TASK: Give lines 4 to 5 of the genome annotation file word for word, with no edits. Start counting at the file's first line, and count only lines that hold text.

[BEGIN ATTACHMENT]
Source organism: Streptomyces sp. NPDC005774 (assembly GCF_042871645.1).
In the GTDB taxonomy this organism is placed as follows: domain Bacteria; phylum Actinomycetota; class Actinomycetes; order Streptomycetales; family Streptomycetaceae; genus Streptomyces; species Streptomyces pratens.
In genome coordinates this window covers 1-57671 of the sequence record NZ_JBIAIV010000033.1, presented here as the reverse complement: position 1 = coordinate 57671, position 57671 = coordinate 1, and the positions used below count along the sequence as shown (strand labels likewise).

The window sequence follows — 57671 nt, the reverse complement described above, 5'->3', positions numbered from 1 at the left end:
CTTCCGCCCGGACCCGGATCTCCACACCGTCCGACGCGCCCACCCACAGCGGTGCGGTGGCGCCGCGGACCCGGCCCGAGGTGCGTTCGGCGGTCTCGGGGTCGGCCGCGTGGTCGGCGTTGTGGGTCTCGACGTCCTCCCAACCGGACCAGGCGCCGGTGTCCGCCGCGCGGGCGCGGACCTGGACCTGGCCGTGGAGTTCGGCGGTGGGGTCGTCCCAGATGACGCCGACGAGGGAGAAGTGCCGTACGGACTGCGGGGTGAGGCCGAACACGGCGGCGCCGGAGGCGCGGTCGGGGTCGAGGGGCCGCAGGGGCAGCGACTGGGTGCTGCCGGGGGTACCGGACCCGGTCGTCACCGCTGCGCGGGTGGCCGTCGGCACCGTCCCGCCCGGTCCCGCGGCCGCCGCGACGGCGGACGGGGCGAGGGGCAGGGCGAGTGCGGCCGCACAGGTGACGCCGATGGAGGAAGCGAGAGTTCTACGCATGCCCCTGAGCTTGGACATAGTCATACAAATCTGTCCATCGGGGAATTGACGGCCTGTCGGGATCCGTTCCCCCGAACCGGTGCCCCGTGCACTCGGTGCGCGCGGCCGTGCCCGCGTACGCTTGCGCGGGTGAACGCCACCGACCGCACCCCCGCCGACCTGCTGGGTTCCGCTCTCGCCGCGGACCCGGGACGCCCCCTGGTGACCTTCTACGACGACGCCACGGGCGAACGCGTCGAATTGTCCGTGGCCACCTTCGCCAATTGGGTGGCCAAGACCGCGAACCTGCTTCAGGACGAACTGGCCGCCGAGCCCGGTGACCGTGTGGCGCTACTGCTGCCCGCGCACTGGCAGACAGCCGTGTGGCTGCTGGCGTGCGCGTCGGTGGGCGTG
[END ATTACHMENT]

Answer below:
The window sequence follows — 57671 nt, the reverse complement described above, 5'->3', positions numbered from 1 at the left end:
CTTCCGCCCGGACCCGGATCTCCACACCGTCCGACGCGCCCACCCACAGCGGTGCGGTGGCGCCGCGGACCCGGCCCGAGGTGCGTTCGGCGGTCTCGGGGTCGGCCGCGTGGTCGGCGTTGTGGGTCTCGACGTCCTCCCAACCGGACCAGGCGCCGGTGTCCGCCGCGCGGGCGCGGACCTGGACCTGGCCGTGGAGTTCGGCGGTGGGGTCGTCCCAGATGACGCCGACGAGGGAGAAGTGCCGTACGGACTGCGGGGTGAGGCCGAACACGGCGGCGCCGGAGGCGCGGTCGGGGTCGAGGGGCCGCAGGGGCAGCGACTGGGTGCTGCCGGGGGTACCGGACCCGGTCGTCACCGCTGCGCGGGTGGCCGTCGGCACCGTCCCGCCCGGTCCCGCGGCCGCCGCGACGGCGGACGGGGCGAGGGGCAGGGCGAGTGCGGCCGCACAGGTGACGCCGATGGAGGAAGCGAGAGTTCTACGCATGCCCCTGAGCTTGGACATAGTCATACAAATCTGTCCATCGGGGAATTGACGGCCTGTCGGGATCCGTTCCCCCGAACCGGTGCCCCGTGCACTCGGTGCGCGCGGCCGTGCCCGCGTACGCTTGCGCGGGTGAACGCCACCGACCGCACCCCCGCCGACCTGCTGGGTTCCGCTCTCGCCGCGGACCCGGGACGCCCCCTGGTGACCTTCTACGACGACGCCACGGGCGAACGCGTCGAATTGTCCGTGGCCACCTTCGCCAATTGGGTGGCCAAGACCGCGAACCTGCTTCAGGACGAACTGGCCGCCGAGCCCGGTGACCGTGTGGCGCTACTGCTGCCCGCGCACTGGCAGACAGCCGTGTGGCTGCTGGCGTGCGCGTCGGTGGGCGTG